Jack Edmondson, brother of Will Edmondson, the painter, and of Mrs. Kennedy, who kept a Fish and Chip Shop in the deserts at Croston, died suddenly on Monday night. Last week none of the taps in the row of houses at Sollom known by the various names Pepperhilloch, Smithy Houses and Mount Pleasant, would produce any water. The West Lancs R.D.C. was informed, and along came their watermain expert, Dick Pickervance, to investigate. He found that a small fish with a large head had got into the small pipe leading from the main to the houses, and had thus stopped the flow of water. Being Lent it would have been very convenient if fish and water had come out with alternate turns of the tap. At the Easter Vestry meeting Mr. Arthur Dandy was appointed People‘s warden in the place of the late Mr. Fred Webster. He is our Sunday School Superintendent. John Webster and Harry Edmondson were appointed to the list of Sidesmen. Seaman Will Ball, R.N. is now home on leave. Gdsn Kenneth Watkinson, who used to live in Kearsley Ave., and now lives at Longton, came over to Tarleton while on leave last week. Bert Faulks, whose parents are now living at Plox Brow, has had his papers' and is joining the Navy next week. Dick Blundell, Johnson's Lane, has been called up and is joining the Army this week. Roy Maggee, who married Muriel Harrison, has been discharged owing to ill health. Tarleton N.F.S. under the command of Mr. Harry Hodge, has now forty members. This week they have been fitted out with complete uniforms and equipment. John Hornby, H.B. mentioned last week as seriously ill, died at the week end. Information given in last week's issue concerning Arthur Parkinson, younger son of Mr. Herbert Parkinson, Moss Lane, was slightly inaccurate. He is at Reading University studying his B.Sc Degree in Horticulture, and the Army course he took was the O.T.C. connected with the University. He has just returned from manoeuvres in Berkshire. The A.R.P. Wardens at H.B., under the command of Chief Warden Mr. Herbert Parkinson, Moss Lane, raised £40 last week for the H.B. Comforts Funds. Miss Cropper, Chapel Lane, was the secretary of the event. Mrs. Dick Harrison, Kearsley Ave., has been officially informed that her husband was in Singapore when it capitulated, and has been posted as missing. Another correction to last week's issue; the baby born to Mr. and Mrs. Will Taylor, (Blackgate Lane) was a boy and not a girl as stated. Sergeant Ernie Ball was married on Saturday to Constance Maher of Luton, Beds, in Tarleton Parish Church. His father's house in Gorse Lane being full up with guests, Ernie stayed at the rectory the night before the wedding. The Bride's father gave her away and two sisters were amongst the bridesmaids. Bridesmaids carried ivory covered Prayer Books in place of bouquets. Bride in white with long veil. Reception and Wedding breakfast at Garlicks. A Squadron of Southport A.T.C. visited Tarleton on Saturday afternoon. Bunting, flags and Venetian masts along Church Rd. in front of schools. Mayor of Southport in top hat and Chain of office.

Extracts from Letters.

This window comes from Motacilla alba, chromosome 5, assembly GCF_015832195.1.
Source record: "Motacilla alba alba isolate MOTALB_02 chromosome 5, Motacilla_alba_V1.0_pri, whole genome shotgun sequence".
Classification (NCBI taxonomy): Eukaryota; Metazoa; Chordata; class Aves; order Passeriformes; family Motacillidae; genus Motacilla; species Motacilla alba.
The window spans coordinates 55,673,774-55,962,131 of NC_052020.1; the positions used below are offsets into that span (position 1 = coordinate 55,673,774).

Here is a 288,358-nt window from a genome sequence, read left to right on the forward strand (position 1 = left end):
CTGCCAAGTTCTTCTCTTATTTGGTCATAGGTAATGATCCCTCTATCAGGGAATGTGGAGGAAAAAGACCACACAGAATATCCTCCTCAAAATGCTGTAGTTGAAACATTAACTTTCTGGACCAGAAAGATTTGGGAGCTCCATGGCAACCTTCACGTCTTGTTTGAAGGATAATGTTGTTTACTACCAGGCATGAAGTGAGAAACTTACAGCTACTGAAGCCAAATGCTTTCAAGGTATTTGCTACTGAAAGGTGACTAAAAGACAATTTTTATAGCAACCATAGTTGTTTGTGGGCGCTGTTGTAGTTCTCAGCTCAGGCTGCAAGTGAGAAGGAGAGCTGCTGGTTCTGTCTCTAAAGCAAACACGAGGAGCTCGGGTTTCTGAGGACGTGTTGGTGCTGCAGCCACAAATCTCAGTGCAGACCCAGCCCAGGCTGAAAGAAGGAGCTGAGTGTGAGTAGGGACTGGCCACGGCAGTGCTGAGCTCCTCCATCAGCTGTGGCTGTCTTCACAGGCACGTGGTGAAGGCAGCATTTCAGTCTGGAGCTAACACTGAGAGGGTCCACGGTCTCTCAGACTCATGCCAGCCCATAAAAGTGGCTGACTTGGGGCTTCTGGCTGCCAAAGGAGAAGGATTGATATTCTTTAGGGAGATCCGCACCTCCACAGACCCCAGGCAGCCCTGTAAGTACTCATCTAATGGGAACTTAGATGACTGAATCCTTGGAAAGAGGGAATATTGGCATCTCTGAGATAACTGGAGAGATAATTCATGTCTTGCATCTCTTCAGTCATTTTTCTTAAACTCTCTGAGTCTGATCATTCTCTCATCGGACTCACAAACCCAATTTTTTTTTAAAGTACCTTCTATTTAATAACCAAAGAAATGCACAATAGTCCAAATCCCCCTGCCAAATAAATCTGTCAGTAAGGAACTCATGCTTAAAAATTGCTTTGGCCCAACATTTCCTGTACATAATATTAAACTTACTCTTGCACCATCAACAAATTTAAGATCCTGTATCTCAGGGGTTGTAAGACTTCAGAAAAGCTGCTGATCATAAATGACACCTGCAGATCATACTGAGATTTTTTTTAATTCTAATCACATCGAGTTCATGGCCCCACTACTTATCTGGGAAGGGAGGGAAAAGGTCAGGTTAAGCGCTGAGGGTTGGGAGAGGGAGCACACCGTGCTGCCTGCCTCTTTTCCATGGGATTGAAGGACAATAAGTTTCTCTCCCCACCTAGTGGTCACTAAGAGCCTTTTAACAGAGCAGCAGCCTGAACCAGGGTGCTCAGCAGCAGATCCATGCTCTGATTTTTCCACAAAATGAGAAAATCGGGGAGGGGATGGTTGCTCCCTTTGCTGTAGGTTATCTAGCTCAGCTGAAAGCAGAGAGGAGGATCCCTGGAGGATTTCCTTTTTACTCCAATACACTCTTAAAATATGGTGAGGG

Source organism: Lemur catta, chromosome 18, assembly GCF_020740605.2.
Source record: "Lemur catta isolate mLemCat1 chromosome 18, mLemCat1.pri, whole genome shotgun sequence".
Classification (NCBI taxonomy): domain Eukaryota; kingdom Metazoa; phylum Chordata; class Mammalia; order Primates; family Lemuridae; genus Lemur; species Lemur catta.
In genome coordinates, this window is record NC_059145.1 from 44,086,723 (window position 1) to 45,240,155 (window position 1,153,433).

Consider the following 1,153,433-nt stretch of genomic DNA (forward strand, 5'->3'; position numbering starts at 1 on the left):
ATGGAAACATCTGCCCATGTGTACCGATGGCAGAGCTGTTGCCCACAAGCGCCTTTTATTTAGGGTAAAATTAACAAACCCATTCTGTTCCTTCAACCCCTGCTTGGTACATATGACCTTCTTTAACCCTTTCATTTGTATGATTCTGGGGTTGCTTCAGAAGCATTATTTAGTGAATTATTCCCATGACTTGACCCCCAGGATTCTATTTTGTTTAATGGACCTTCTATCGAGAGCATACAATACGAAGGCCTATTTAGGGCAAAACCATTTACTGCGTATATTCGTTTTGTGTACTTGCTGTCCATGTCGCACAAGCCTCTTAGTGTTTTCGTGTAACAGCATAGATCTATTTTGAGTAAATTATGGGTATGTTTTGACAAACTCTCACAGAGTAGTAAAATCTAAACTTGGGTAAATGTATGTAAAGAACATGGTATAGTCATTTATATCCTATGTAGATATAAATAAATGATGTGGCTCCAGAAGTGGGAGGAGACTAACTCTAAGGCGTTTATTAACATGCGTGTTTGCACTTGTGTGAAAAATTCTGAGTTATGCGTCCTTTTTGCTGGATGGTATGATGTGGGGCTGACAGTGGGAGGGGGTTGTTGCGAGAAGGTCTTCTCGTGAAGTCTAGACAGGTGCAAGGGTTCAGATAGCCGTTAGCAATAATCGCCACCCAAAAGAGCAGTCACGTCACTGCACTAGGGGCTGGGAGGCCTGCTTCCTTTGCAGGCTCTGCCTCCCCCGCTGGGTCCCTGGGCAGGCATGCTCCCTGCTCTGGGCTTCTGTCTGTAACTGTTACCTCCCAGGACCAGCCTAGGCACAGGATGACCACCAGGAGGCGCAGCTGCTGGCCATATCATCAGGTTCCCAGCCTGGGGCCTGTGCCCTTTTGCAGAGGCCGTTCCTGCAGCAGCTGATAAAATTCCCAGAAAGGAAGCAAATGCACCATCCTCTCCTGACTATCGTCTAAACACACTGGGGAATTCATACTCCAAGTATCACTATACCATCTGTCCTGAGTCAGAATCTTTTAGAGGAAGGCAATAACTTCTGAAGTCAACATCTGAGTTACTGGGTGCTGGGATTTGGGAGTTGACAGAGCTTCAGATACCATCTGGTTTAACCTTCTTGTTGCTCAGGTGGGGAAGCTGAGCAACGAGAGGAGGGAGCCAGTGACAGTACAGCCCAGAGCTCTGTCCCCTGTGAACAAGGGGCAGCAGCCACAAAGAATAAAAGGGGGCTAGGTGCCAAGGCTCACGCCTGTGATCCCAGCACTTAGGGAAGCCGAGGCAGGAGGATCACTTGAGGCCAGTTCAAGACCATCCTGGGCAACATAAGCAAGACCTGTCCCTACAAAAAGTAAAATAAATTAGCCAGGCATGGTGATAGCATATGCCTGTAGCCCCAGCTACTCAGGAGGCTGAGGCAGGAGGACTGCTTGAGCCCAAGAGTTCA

Pte Matt Sutton sends an airgraph from Iraq to say "Just a line to let you know that I have arrived safely and am not finding things too bad. I have already received 5 N.Ls and two Parish Magazines which I think is not too bad, after spending only a few weeks in this country. I wonder if you would mind thanking the Mothers' Union for the 5/ which my wife forwarded on to me. We have decent canteen here, pictures twice a week and a trip to the nearest town once a week.” From Dvr Walter Moss in the middle east comes another airgraph saying that he gets the N.L. regularly but having been away from Tarleton so long he married a Croston girl and went to live there he does not know all the lads who are mentioned. A long Air Mail letter comes from Sapper Richard Johnson (Dick),from the middle east. It is dated March 17th. Among other items he says "A few days ago we went away on a course, but the only snag in it was that it did not last long enough for it was quite interesting and there was plenty of time for swimming afterwards. Perhaps it may seem strange to you to go swimming in March but, believe me, it was quite hot. One or two of the N.Ls get delayed, but taking them all round they turn up pretty well, for which I am thankful as they contain more news than you could get in an ordinary letter. A/C W. Riding (New Road) says "I think this the coldest place I have been to; it reminds me of home being so flat and trees growing as it were in bunches typical of 'united we stand, divided we fall,' each upholding the other in times of stress and trouble. I went to H.C. this morning at 7 o'clock, quite a number being present considering the great difficulties in attending; getting dressed in the dark,etc. They are a decent lot of lads where I am now, and the Y.M.C.A. caters for various tastes by organizing discussion groups on subjects ranging from Ghosts to next Thursday's speech on 'What would Christ do"'. A/C1 Tom Smith (Hesketh Lane) says "For the past 5 or 6 weeks I have not received a copy of the N.L. I feel that I am losing touch with current affairs in Tarleton as during the time that I was in receipt of it regularly, I found myself looking forward eagerly to its appearance." (We can assure Tom that the N.L. has been regularly mailed to him week by week and cannot understand its non arrival). Says of his station "The station itself is an Advanced Training Unit where pilots acquaint themselves with the handling of twin engine aircraft. Much of the flying is done at night and in good weather our planes are roaring through the sky for 24 hrs out of 24. We work mostly from dawn till dark and get one day off per week. The food here is excellent." Dvr.Tommy Burns writes "Just a few lines to say that I've been discharged from hospital and am now having a few days in the Convalescent Home which is only a few minutes walk away." Goes on to say that he has had quite a good time while in hospital and thinks that Cambridge is a delightful place, as, of course, does the rector. Hopes to get convalescent leave next week. His brother, Corporal Jimmy Burns, sends a long Air Mail letter from the middle east. Says "I do not know if you receive my letters or not but I have written you one each week. As I do not see my name in the N.L. I suppose you must not get them. I get the N.L. regularly and would not like to be without one myself, so you can bank on me dropping you a line every week if I get the N.L. or not." (Thanks, Jimmy, but we can assure you that the N.L. has been sent to you regularly every week without fail, and only suppose that the fishes are finding them equally interesting to read). Goes on to ask the rector if he got the photo of himself that he sent. (Yes,Jimmy, and it is now amongst those of your schoolmates in the Lady Chapel in Church. We acknowledged its receipt in the following N.L. However, again many thanks for it, you look the picture of health, and it is a good photo). Says "Well, sir, I am still in the same old town, and still with young Dick Sephton from Rufford, and young Taylor from Southport, so I am not on my own. I have been in touch with Frank Foster by letter, and have had a letter from my sister's husband Harry Forest and he is about 700 miles away.” (Note, all these lads are in the middle east). Wishes to be remembered to all the lads in Hoole, Tarleton, and H.B. and his brothers Dick, R.N., Gdsn. George, and Dvr. Tom, also to Tpr. George West, Dvrs. Bert Price and Harry Cookson, Sergt Jimmy Leacy, Gdsn Harry Crook and Gunner Dan Stazicker. Gunner John Ball has changed his address. Says "we are not allowed out of camp at night after 7 o’clock because we have to man the guns. The day before we left I met Edwin Johnson, from Holmes, Mere Brow, I was going to meet him again on following Saturday but we moved in the meantime". Wishes to be remembered to all the lads in the Forces. Corpl. John Houghton, (the Ormskirk Advertiser reporter) writes "I do want to thank you for the regular receipt of the N.L. which contains such interesting items of news. It may be of interest to you to know that the N.L. goes all round the Orderly room. Regularly every week the Draughtsman from our Drawing Office (Doug. Turner) comes down and calls out "Has the N.L. come yet".